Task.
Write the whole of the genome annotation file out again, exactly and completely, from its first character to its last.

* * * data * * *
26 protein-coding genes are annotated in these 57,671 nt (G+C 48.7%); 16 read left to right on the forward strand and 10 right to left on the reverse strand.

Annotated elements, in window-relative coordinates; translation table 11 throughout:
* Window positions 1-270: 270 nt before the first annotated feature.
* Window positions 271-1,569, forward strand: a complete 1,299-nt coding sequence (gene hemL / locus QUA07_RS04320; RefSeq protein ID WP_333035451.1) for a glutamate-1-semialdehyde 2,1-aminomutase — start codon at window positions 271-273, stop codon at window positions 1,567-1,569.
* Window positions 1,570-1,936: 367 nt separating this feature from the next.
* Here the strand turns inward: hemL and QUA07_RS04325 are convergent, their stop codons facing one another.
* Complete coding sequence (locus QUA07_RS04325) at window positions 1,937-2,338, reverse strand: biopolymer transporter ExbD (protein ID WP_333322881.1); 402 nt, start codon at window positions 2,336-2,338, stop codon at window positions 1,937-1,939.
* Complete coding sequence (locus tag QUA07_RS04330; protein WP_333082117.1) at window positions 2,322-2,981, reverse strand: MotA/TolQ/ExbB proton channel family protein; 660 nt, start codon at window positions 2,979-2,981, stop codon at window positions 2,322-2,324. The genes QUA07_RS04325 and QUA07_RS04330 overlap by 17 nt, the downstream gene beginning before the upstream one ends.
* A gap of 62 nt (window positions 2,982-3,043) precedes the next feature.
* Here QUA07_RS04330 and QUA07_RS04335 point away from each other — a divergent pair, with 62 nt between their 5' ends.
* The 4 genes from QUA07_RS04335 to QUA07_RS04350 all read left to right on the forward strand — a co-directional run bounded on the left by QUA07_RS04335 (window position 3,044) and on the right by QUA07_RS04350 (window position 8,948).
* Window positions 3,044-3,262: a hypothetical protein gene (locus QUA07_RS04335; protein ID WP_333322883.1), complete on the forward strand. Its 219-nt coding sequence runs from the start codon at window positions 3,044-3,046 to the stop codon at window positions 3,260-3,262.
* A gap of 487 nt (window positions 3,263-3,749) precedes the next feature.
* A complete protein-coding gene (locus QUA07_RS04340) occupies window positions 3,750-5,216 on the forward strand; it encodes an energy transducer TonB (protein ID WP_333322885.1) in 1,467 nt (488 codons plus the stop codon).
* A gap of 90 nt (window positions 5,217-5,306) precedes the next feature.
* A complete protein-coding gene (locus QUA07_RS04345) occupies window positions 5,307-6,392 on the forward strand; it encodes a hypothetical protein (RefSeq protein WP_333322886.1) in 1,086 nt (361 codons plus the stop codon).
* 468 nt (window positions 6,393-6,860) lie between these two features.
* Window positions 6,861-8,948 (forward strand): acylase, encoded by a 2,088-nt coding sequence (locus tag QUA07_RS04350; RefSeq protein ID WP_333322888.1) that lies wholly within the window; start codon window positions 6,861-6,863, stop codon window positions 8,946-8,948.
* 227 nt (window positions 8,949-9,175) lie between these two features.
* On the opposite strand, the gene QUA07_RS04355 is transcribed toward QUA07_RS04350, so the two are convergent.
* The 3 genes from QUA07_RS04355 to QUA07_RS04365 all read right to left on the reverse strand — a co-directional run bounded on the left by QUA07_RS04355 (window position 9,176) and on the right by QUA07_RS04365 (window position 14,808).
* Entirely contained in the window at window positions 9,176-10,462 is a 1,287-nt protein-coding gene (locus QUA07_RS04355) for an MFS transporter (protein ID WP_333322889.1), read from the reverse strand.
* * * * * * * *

26 protein-coding genes are annotated in these 57,671 nt (G+C 48.7%); 16 read left to right on the forward strand and 10 right to left on the reverse strand.

Annotated elements, in window-relative coordinates; translation table 11 throughout:
* Window positions 1-270: 270 nt before the first annotated feature.
* Window positions 271-1,569, forward strand: a complete 1,299-nt coding sequence (gene hemL / locus QUA07_RS04320; RefSeq protein ID WP_333035451.1) for a glutamate-1-semialdehyde 2,1-aminomutase — start codon at window positions 271-273, stop codon at window positions 1,567-1,569.
* Window positions 1,570-1,936: 367 nt separating this feature from the next.
* Here the strand turns inward: hemL and QUA07_RS04325 are convergent, their stop codons facing one another.
* Complete coding sequence (locus QUA07_RS04325) at window positions 1,937-2,338, reverse strand: biopolymer transporter ExbD (protein ID WP_333322881.1); 402 nt, start codon at window positions 2,336-2,338, stop codon at window positions 1,937-1,939.
* Complete coding sequence (locus tag QUA07_RS04330; protein WP_333082117.1) at window positions 2,322-2,981, reverse strand: MotA/TolQ/ExbB proton channel family protein; 660 nt, start codon at window positions 2,979-2,981, stop codon at window positions 2,322-2,324. The genes QUA07_RS04325 and QUA07_RS04330 overlap by 17 nt, the downstream gene beginning before the upstream one ends.
* A gap of 62 nt (window positions 2,982-3,043) precedes the next feature.
* Here QUA07_RS04330 and QUA07_RS04335 point away from each other — a divergent pair, with 62 nt between their 5' ends.
* The 4 genes from QUA07_RS04335 to QUA07_RS04350 all read left to right on the forward strand — a co-directional run bounded on the left by QUA07_RS04335 (window position 3,044) and on the right by QUA07_RS04350 (window position 8,948).
* Window positions 3,044-3,262: a hypothetical protein gene (locus QUA07_RS04335; protein ID WP_333322883.1), complete on the forward strand. Its 219-nt coding sequence runs from the start codon at window positions 3,044-3,046 to the stop codon at window positions 3,260-3,262.
* A gap of 487 nt (window positions 3,263-3,749) precedes the next feature.
* A complete protein-coding gene (locus QUA07_RS04340) occupies window positions 3,750-5,216 on the forward strand; it encodes an energy transducer TonB (protein ID WP_333322885.1) in 1,467 nt (488 codons plus the stop codon).
* A gap of 90 nt (window positions 5,217-5,306) precedes the next feature.
* A complete protein-coding gene (locus QUA07_RS04345) occupies window positions 5,307-6,392 on the forward strand; it encodes a hypothetical protein (RefSeq protein WP_333322886.1) in 1,086 nt (361 codons plus the stop codon).
* 468 nt (window positions 6,393-6,860) lie between these two features.
* Window positions 6,861-8,948 (forward strand): acylase, encoded by a 2,088-nt coding sequence (locus tag QUA07_RS04350; RefSeq protein ID WP_333322888.1) that lies wholly within the window; start codon window positions 6,861-6,863, stop codon window positions 8,946-8,948.
* 227 nt (window positions 8,949-9,175) lie between these two features.
* On the opposite strand, the gene QUA07_RS04355 is transcribed toward QUA07_RS04350, so the two are convergent.
* The 3 genes from QUA07_RS04355 to QUA07_RS04365 all read right to left on the reverse strand — a co-directional run bounded on the left by QUA07_RS04355 (window position 9,176) and on the right by QUA07_RS04365 (window position 14,808).
* Entirely contained in the window at window positions 9,176-10,462 is a 1,287-nt protein-coding gene (locus QUA07_RS04355) for an MFS transporter (protein ID WP_333322889.1), read from the reverse strand.